May 22, 2008: The Commission of Inquiry into the Post-Election Violence chaired by Appellate Judge Philip Waki Is formed
October 15, 2008: The Commission of Inquiry into the Post-Election Violence presents its report to President Kibaki.
October 17, 2008: Mr Justice Phillip Waki submits a sealed envelope bearing names of key suspects of the Post-Election Violence to former UN secretary-general Kofi Annan.
December 17, 2008: President Kibaki and Prime Minister Raila Odinga sign the agreement that would lead to the establishment of a special court to try post-election violence suspects. This was just before expiry of the deadline given by the Commission of Inquiry into the violence, for handing over the secret envelope to the International Criminal Court, but Parliament that must approve the necessary legislation to establish a special local tribunal, goes on recess.
January 20, 2009: Parliament re-opens from recess with the establishment of a legislative framework, to create a tribunal to try post-election violence suspects, as proposed by the Waki Commission, being top agenda.
January 27, 2009: The government’s legal advisor, Attorney-General Amos appeals to Members of Parliament to pass laws establishing the local tribunal to save the country from embarrassment.
January 31, 2009: Prime Minister Odinga says that the formation of a local tribunal was on course after related laws were published and presented to the floor of the House.
February 12, 2009: Parliament rejects the Constitution of Kenya (Amendment) Bill presented by Justice minister Martha Karua and backed by President Kibaki and Prime Minister Odinga for establishment of a local tribunal, with several MPs popularising the “Don’t be Vague, ask for Hague” slogan.
February 14, 2009: Mr Odinga says that only a local tribunal could effectively deal with the suspects of post-election violence. The PM dismisses those pushing for the trial of suspects at the International Criminal Court in The Hague and says they do not understand how it would work.
February 17, 2009: Prime Minister Odinga discloses that Mr Annan would hold on to the envelope containing names of the suspects a little longer to give the government time to sort out issues that led to the collapse of attempts to create a local tribunal.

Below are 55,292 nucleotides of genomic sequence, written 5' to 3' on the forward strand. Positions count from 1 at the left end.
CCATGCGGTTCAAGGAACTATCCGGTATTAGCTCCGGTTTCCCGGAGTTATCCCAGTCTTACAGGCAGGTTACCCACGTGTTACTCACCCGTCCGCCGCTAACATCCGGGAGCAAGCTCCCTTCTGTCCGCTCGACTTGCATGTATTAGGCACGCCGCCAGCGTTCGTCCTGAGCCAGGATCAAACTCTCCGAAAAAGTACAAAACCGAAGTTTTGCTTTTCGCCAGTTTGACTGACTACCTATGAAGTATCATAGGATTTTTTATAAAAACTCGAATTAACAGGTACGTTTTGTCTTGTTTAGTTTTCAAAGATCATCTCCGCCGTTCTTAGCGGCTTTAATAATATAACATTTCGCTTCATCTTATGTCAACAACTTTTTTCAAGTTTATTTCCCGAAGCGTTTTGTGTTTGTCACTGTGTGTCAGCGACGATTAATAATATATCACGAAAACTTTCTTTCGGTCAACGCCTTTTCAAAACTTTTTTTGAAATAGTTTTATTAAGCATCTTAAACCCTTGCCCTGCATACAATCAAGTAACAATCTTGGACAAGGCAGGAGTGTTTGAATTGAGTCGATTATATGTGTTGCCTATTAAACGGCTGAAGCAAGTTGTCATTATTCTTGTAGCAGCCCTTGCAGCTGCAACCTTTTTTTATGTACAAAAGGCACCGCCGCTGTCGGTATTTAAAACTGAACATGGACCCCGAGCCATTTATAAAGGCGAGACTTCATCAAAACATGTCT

February 20, 2009: Agriculture minister William Ruto says the secret envelope containing names of the post-election violence suspects should be handed over to the International Criminal Court at The Hague so that proper investigations can start.
February 24, 2009: Parliament adjourns despite the House having failed to establish a local tribunal, one of the reasons for its historical recall from recess.
June 14, 2009: Mr Odinga (below) warns that Parliament would have one last chance to pass a law establishing a local tribunal to try election violence suspects. “If Parliament does not pass the Bill for the formation of a local tribunal, then The Hague will be the option,” the PM says.
June 17, 2009: The Catholic Church calls for the formation of a local tribunal to try suspected architects of the post-poll violence.
June 21, 2009: Prime Minister Raila Odinga says Justice and Constitutional Affairs minister Mutula Kilonzo had been asked to expedite the Statute Bill on the local tribunal to try post-election violence architects and take it to Parliament.
July 1, 2009: Cabinet ministers Mutula Kilonzo, James Orengo and Attorney-General Amos Wako fly out on a mission to convince chief mediator Kofi Annan to give the government more time to form a local tribunal and push for a third option of setting up a special court in any neighbouring country where the post-election violence suspects would be tried. The ICC prosecutor gives the government until end of September to show proof it was prosecuting the prominent people behind the PEV.
July 9, 2009: Mr Annan hands over the sealed envelope and supporting materials entrusted to him by the Waki Commission to the International Criminal Court prosecutor, Mr Luis Moreno-Ocampo.